Thursday, January 7, 2016

NASH EQUILIBRIUM Game Theory for Fixed Limit Heads-Up Hold' Em



Transition from No-Limit to Fixed-Limit
Adapting the Nash Equilibrium for Heads-Up LIMIT Hold' Em


Since our concern here isn't Heads-Up No-Limit Texas Hold' Em but Heads-Up Fixed Limit Hold' Em the number of effective BB (Big Blinds) will be different.

On PokerStar the minimum required stack to play
HU NL HE  40 BB
HU FL HE     5 BB

According to this, we need 8 TIMES less money to play Limit Holdem than we need to play No Limit.

So the 20+ BB mentioned above would be reduced to 2.5 + BB in a Fixed Limit game.  Well... ???? I'm not so sure about the correlation between the two.

A more realistic and representative stack is 100 BB in no limit vs. 20 BB in fixed limit as suggested on Pokerstars.

With that being said: 
HU NL HE  20 BB = HU FL HE  4 BB

I have to admit that I feel pretty naked at 4-5 BB.




The following is copy-and-paste general information about the HeadsUp Push/Fold charts and their usage for Heads-Up No-Limit Hold' Em. For the original source, I encourage you to click the links of the source at the end of the explanations. 

Keep in mind that the explanations below were deviced for HU NL HE. So divide the numbers by 5 to give you an idea of what it could be in Heads-Up LIMIT Hold' Em.



General Information

The charts show the Nash Equilibrium solution of the heads-up push-or-fold game. This is a simplified game where the SB is only allowed to go all-in or fold, and the BB can either call or fold when facing a shove.
It is important to keep in mind that this is not the solution for the full game where limps and smaller raises are also available. The push-or-fold solution is generally assumed to be very close to the solution of the full game up to around 8bb. In practice the strategy can likely be used at least until 10bb without being too exploitable.


Usage

The tables show the highest effective stack size in big blinds where a hand can be pushed or called. Values bigger than 20 are only displayed as 20+, which means the hand can be played for any stack size of 20bb or less. (Playing push-or-fold is typically only recommended up to around 10bb, depending on the situation. Using push-or-fold for >20bb is almost certainly a bad idea.)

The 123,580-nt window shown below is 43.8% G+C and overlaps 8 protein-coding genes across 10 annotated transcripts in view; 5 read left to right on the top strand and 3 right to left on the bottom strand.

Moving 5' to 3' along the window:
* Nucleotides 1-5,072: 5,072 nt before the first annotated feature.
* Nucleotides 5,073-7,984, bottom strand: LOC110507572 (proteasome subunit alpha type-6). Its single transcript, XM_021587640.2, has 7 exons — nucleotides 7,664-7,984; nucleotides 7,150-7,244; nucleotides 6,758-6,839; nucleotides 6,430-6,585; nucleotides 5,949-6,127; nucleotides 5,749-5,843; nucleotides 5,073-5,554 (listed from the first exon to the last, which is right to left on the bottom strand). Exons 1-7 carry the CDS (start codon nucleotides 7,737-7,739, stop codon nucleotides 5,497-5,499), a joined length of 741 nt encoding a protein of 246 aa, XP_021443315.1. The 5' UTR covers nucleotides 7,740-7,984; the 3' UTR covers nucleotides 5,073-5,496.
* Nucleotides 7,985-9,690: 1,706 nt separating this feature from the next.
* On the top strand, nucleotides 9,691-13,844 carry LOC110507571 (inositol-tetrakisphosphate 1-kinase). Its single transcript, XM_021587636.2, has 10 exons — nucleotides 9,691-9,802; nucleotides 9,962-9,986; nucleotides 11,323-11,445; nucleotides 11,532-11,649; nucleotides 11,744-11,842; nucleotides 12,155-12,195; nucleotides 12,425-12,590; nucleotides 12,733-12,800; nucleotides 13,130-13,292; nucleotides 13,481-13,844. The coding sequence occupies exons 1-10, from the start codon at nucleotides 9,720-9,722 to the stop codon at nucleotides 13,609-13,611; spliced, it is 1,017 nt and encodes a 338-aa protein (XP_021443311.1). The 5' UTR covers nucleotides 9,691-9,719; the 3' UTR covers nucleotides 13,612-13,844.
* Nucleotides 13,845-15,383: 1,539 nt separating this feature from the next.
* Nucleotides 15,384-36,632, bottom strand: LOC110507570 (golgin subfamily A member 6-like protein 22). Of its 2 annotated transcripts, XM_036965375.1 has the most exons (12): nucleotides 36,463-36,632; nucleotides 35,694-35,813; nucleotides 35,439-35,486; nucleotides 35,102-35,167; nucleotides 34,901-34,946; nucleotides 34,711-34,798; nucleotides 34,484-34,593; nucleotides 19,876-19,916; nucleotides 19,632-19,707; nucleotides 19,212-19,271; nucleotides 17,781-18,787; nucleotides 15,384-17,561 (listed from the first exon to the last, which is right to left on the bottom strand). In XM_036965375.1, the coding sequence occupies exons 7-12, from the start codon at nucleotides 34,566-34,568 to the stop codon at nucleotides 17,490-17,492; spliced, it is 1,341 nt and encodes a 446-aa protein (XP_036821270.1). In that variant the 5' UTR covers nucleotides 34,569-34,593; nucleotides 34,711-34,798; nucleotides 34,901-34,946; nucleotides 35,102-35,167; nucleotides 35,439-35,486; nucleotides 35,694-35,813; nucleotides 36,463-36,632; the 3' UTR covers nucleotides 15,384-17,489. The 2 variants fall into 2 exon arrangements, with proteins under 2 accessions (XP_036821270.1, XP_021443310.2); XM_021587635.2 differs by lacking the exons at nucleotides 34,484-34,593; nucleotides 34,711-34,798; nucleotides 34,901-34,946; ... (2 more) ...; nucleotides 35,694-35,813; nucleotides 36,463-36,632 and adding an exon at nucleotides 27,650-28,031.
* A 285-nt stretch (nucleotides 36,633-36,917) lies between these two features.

Some hands have gaps in their pushing strategies, they are marked with * and the details are displayed below the charts. For example 63s is included in the pushing strategy for stack sizes between 7.1 and 5.1bb, and stacks below 2.3bb.


Example

SB (9.0bb): T3s
BB (6.0bb): Q2o

The effective stack size is the smaller of the two, before posting any blinds. So the relevant stack size for both players in this hand is 6.0 big blinds.
To find the strategy for SBs T3s, check the green area (suited hands) of the "Pusher" chart. The value for T3s is 7.7bb, and since that is larger than the current effective stacks the hand is a push in the Nash Equilibrium strategy.
To determine if the BB should call with his Q2o, check the orange area (offsuit hands) of the "Caller" chart and locate Q2o. The value there is 5.6bb. The effective stacks in the current hand are larger than the value for Q2o, so this hand is a fold in the Nash Equilibrium strategy.

http://www.holdemresources.net/h/poker-theory/hune/usage.html
http://www.holdemresources.net/h/poker-theory/hune.html

http://www.thepokerforum.com/joebenik8.htm




I have included the following chart analyzing the game play of Hyperborean and the legendary Polaris.



http://forumserver.twoplustwo.com/29/news-views-gossip/heads-up-holdem-solved-1379043/index5.html

http://en.wikipedia.org/wiki/Polaris_(poker_bot)

http://www.computerpokercompetition.org/index.php/competitions/participants/93-participants-2013?showall=&start=1

http://www.headsupsitandgo.com/

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